But, until now, I hadn't realized the similarities with that election in 1948, and the election last week.
First, we go to a modern article in the same paper that made that wrong call, so many years ago (64):
As a presidential candidate, Gov. Thomas Dewey of New York was not a glad-hander, not a flesh-presser. He was stiff and tended toward pomposity. "The only man who could strut sitting down" was the crack that made the rounds. But on Nov. 2, Election Day, an overwhelming sense of inevitability hung about the Republican nominee. The polls and the pundits left no room for doubt: Dewey was going to defeat President Harry S. Truman. And the Tribune would be the first to report it.
Except for the polls, everything fits.
Pompous Republican Ex-Governor of a traditionally Democratic state (NY chose the Republican that year!), runs against the incumbent Democratic president. Arrogant man, who has trouble with the "little people" loses election he was supposed to have won.
Arguably the most famous headline in the newspaper's 150-year history, DEWEY DEFEATS TRUMAN is every publisher's nightmare on every election night. Like most newspapers, the Tribune, which had dismissed him on its editorial page as a "nincompoop," was lulled into a false sense of security by polls that repeatedly predicted a Dewey victory. Critically important, though, was a printers' strike, which forced the paper to go to press hours before it normally would. As the first-edition deadline approached, managing editor J. Loy "Pat" Maloney had to make the headline call, although many East Coast tallies were not yet in. Maloney banked on the track record of Arthur Sears Henning, the paper's longtime Washington correspondent. Henning said Dewey. Henning was rarely wrong. Besides, Life magazine had just carried a big photo of Dewey with the caption "The next President of the United States."
The difference here being that the polls didn't all say Romney was going to win. Very few of them did. But if you weren't actually LOOKING at the polls, or worse, if you went that much further and unskewed the polls you didn't like, or (like J. Loy "Pat" Maloney) you were trusting the pundits to predict the winner, then the polls just didn't matter.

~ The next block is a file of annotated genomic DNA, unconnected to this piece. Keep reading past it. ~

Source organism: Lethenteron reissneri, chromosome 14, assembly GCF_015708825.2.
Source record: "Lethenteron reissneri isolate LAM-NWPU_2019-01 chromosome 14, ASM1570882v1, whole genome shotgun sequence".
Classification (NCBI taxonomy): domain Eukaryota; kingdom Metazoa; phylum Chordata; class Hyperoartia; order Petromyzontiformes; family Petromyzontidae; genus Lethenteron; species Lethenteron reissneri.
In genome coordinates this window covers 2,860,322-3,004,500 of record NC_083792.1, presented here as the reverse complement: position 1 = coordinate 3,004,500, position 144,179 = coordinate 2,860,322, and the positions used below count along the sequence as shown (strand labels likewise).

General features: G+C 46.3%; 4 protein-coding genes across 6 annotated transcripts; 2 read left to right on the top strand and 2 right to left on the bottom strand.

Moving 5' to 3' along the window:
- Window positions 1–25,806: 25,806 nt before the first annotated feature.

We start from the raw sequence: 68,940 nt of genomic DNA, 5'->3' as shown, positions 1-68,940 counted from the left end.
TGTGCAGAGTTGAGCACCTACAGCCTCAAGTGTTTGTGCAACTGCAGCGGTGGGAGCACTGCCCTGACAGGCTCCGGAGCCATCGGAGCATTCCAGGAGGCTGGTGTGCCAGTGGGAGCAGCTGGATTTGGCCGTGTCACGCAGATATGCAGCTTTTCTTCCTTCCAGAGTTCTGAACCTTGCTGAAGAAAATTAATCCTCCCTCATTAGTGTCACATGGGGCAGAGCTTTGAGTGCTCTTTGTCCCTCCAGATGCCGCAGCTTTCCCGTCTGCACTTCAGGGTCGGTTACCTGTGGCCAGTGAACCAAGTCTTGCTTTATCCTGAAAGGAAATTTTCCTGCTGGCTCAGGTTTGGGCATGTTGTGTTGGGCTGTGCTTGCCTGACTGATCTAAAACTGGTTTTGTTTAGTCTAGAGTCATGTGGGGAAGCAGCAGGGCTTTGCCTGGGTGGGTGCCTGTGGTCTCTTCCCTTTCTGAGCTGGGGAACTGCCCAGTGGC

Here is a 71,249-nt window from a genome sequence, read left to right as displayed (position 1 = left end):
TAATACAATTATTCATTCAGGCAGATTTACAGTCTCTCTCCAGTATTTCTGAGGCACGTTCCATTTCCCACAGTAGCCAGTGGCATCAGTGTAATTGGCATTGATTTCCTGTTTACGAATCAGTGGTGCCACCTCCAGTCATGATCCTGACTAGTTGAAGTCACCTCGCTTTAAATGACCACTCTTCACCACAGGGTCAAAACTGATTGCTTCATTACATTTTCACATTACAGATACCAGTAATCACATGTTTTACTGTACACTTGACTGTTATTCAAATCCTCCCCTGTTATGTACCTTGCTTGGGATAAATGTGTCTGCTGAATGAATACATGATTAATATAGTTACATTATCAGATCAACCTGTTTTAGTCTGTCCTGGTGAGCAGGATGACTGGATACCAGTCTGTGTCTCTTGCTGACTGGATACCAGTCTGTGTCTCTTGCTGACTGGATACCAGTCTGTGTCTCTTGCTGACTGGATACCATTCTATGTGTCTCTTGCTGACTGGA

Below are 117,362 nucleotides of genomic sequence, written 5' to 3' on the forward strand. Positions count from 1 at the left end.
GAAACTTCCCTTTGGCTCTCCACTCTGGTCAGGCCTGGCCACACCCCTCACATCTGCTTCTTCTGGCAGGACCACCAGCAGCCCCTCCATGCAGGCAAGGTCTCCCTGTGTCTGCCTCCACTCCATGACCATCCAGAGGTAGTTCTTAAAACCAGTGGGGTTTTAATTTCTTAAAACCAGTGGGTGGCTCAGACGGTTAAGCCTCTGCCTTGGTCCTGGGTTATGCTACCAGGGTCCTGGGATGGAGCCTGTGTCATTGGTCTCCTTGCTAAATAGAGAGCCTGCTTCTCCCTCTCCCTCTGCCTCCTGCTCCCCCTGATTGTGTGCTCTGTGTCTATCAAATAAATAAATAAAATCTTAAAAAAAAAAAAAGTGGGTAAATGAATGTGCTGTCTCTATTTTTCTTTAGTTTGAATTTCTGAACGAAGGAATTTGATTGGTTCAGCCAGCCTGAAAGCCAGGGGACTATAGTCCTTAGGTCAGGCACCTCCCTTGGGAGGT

So, was unskewing only an enterprise of the crazy Right? Nope.
NBC even went as far as to unskew THEIR OWN POLL.
NBC News, anticipating backlash over polls released Saturday that showed President Obama ahead in two crucial swing states, attempted to head off conservative criticism that the surveys sampled too many Democrats by preemptively “unskewing” its own numbers.
And now the 1948 kicker:
The ink was hardly dry on 150,000 copies of the paper when radio bulletins reported that the race was surprisingly close. The headline was changed to DEMOCRATS MAKE SWEEP OF STATE OFFICES for the second edition. Truman went on to take Illinois and much of the Midwest in this whopping election surprise. Radio comedian Fred Allen noted Truman was the "first president to lose in a Gallup and win in a walk." The Tribune blamed the pollsters for its mistake.
So, this election wasn't Gallup's first clusterfuck.
It may not even have been its worst.
"We stopped polling a few weeks too soon," said George Gallup Jr., co-chairman of the Gallup organization and son and namesake of another of polling's giants. "We had been lulled into thinking that nothing much changes in the last few weeks of the campaign."
And here's the 2012 CORKER: When polled, even though the two candidates' numbers were nearly identical, those same voters, by a 10 to 20-point margin, still thought Obama would win.
The voters weren't fooled. Democrats weren't fooled. And a certain percentage of Republicans weren't fooled either. And yet, with a combination of a craven traditional media, an arrogant Republican campaign, and a delusional Republican punditry, and with an assist from an idiot who was "re-reading" the polls, the very same WRONG conclusion was met in 2012, as it was in 1948.